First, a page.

Links to Articles on the
Health Care Reform Legislation

The debate about health care reform was fractious, complicated, and confusing. Now that health care reform has been enacted by Congress, how will it affect individuals, and how will it affect cancer research and cancer treatment?

ICAN Government Affairs Interns are combing the internet for answers to these questions with a view toward facts rather than opinion. Below are some links that we hope you will find helpful. This page is being constantly updated, so please check back often.

How the Health Care Overhaul Could Affect You (March 21, 2010)
This article published by the New York Times contains an interactive graphic that allows you to select your own personal situation and see how the new health care lgislation will affect you.

What does the health care bill mean to me? (March 21, 2010)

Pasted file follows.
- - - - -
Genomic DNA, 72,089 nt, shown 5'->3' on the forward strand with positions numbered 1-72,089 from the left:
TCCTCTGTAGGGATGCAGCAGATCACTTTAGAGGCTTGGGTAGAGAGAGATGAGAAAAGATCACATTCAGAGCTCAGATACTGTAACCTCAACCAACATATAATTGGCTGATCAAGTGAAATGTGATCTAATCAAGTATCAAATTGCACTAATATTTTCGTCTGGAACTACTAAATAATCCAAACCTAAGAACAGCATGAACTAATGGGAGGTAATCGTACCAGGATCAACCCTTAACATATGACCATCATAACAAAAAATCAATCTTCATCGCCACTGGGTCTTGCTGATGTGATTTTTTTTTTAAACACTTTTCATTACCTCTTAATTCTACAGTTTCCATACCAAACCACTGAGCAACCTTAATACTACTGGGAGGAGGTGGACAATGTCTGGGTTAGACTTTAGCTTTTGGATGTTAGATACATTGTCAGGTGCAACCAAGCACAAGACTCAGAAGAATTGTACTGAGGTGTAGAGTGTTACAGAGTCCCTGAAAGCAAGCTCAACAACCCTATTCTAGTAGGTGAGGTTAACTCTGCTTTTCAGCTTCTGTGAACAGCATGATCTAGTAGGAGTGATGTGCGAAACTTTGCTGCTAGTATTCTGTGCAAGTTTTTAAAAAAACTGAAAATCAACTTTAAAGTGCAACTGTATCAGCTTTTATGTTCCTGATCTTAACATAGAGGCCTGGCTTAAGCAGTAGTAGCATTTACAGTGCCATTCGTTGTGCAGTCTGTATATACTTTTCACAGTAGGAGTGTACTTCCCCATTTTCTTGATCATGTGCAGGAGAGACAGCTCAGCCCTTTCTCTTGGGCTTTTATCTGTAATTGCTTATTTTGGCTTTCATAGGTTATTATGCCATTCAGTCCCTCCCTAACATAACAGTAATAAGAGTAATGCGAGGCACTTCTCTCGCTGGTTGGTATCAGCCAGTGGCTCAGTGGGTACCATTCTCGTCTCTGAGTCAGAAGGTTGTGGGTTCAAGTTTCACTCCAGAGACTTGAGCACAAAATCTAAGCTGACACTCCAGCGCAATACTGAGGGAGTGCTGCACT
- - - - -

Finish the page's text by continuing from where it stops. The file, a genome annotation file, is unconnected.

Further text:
This is a similar article published in the Washington Post that also contains an interactive calculator that allows you to calculate the affect of the legislation on your personal situation.

Health Care Reform Explained (June 7, 2010)
This is an easy to understand summary in Q&A format published by AARP. As such, it is geared toward seniors.

12 Reasons to Embrace Health Care Reform (April 15, 2010)
A good summary of the main provisions of the health care reform legislation organized by category. Click on the category for details.

Healthcare Reform: Companies Might Like It Better If Regulations Went Easier on Employers (June 1, 2010)
Some suggestions for easing the regulations on small businesses, many of which will have some serious expenses arising under health care reform.

5 painful health-care lessons from Massachusetts (June 15, 2010)
According to this article, the 2006 Massachusetts reform laws are exacerbating the health care cost problem, not resolving it. There are some suggestions in the article about changes in the laws that could improve the situation.

A Fresh Take on Health Care (July 13, 2010)
Emergency room usage had been increasing for several years nation-wide. It had been hoped that the 2006 Massachusetts health care reform would alleviate this within the state, and that the U.S. health care reform would do so across the country. But instead, the ER usage continues to increase.